the forum

02 May, 2008

To respond to the unanswered questions below, or to ask a reader's advice, simply e mail:



I pride myself on having tasted every wine on my shelves and I write tasting notes for them all. But when a customer challenged me to describe and identify some of them in a

blind tasting, I was all at sea. Is this proof

I don't know my business as well as I thought I did, or does everyone make these


ABlind tasting isn't supposed to be a test of your knowledge, though clearly it's useful if you can tell a Chardonnay from a Sauvignon Blanc . But being able to repeat

the same observations about a wine each time you taste it suggests either a) a

dull, one-dimensional wine or b) superhuman powers on your part. Your customer is just another one of the smart-arses that we in the wine trade need to learn to tolerate .

Alastair, Finchley

Q I've just told a charity worker

I don't want another collection box on my counter because it's valuable sales space. I feel guilty now - but my margins are tiny and business is tough. Was I really being mean?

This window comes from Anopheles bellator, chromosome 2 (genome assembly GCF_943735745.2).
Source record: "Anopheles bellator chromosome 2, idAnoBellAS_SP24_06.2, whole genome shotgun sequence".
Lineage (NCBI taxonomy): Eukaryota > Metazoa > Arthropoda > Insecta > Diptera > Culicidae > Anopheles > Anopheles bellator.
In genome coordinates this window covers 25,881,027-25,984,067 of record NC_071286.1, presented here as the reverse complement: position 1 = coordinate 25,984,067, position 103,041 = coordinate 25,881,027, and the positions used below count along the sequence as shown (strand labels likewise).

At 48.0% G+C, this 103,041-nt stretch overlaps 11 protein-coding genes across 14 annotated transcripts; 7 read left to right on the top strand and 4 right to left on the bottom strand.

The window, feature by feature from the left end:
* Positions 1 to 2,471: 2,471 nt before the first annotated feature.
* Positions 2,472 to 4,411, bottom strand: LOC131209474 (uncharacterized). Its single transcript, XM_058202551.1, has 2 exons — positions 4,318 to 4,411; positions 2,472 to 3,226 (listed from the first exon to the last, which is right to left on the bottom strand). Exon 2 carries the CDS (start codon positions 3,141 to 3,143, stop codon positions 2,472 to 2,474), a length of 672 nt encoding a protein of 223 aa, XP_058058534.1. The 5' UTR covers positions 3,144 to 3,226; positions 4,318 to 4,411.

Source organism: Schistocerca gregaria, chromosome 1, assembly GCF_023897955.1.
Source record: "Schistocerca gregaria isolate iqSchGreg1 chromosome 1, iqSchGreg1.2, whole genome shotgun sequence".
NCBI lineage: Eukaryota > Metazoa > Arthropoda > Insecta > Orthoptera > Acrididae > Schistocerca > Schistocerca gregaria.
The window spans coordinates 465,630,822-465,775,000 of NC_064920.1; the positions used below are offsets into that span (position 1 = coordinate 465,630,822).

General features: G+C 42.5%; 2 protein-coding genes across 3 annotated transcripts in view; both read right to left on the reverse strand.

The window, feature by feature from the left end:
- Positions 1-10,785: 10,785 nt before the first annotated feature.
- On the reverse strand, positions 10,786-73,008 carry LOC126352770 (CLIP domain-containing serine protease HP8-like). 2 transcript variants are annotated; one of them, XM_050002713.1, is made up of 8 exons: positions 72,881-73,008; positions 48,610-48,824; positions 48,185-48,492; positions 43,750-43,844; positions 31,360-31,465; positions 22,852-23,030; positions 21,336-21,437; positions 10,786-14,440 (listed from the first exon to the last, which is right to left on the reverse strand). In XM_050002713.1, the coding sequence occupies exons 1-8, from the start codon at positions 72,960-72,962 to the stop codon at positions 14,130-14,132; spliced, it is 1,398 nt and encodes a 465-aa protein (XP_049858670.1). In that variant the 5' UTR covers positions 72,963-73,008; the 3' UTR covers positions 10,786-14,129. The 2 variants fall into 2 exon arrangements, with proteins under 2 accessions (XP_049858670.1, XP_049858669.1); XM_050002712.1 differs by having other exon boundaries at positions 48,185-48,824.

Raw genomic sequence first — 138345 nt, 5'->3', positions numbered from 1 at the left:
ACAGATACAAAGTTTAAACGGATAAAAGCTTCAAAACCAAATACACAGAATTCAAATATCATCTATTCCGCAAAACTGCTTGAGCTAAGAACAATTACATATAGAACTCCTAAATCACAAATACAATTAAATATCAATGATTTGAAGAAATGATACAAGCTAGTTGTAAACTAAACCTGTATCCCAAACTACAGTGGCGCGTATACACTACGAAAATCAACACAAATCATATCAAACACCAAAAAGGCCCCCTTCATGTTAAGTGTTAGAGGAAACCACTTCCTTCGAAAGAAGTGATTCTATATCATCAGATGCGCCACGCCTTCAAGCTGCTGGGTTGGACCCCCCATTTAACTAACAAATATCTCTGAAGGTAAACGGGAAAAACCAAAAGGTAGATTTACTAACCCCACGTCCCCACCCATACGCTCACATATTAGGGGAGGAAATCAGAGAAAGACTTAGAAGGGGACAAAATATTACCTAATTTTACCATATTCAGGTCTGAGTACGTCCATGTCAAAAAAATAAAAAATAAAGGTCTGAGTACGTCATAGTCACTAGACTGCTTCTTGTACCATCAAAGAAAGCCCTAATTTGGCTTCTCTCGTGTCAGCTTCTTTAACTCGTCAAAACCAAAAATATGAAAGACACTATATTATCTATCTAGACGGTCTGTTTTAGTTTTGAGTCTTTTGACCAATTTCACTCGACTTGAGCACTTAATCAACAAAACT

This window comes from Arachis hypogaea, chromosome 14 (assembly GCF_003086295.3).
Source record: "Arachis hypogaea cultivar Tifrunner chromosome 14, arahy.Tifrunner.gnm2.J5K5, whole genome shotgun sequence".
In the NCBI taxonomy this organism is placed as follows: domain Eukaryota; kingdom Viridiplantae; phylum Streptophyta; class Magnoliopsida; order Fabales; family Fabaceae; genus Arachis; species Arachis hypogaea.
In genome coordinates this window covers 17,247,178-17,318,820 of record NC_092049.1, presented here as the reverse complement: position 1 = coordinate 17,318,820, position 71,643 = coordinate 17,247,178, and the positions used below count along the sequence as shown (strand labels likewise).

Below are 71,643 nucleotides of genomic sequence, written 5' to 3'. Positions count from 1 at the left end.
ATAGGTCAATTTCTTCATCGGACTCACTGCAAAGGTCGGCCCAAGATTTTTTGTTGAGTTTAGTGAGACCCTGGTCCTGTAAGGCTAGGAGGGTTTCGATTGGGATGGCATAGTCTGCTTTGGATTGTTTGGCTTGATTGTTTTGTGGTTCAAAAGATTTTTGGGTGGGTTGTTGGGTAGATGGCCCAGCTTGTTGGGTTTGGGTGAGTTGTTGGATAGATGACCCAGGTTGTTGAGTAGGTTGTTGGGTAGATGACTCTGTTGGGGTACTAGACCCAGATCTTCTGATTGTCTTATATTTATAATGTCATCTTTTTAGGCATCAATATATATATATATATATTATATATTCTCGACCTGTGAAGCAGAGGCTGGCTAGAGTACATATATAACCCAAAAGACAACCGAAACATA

A Not in the least. Those boxes get in the way, are a magnet for smack-heads

and don't make more than a few quid. Why not make a charitable gesture by selecting a

local cause and running a wine tasting which raises money for it, or donate 5p-10p from sales of a particular wine to that organisation?

You can also offset the donation against your tax bill so everyone wins.

CG, Macclesfield

Q All the obvious off-licence names have been taken, many times over. So how come nobody has thought of calling their shop City's Liquors?

A We have been left with the remains of a Foster's fascia leaving just the trademark "F". Consequently we are now referred to as the "F Off-licence".

Andy, Bristol

Q If a friend of mine goes ahead with his plan to call his shop Oliver Reed's, is he breaching any sort of law?

Jason, Essex

Q I have a south facing window. Will a grapevine grow there or just look pathetic

(like its owner)?

LK, Hants

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I were to sum up alcohol sales over Christmas 2017 in one word, it would be “gin”. At Nielsen, we define the Christmas period as the 12 weeks to December 30 and in that time gin sales were £199.4 million, which means they increased by £55.4 million compared with Christmas 2016. There’s no sign the bubble is about to burst either. Growth at Christmas 2016 was £22.4 million, so gin has increased its value growth nearly two-and-a-half times in a year. The spirit added more value to
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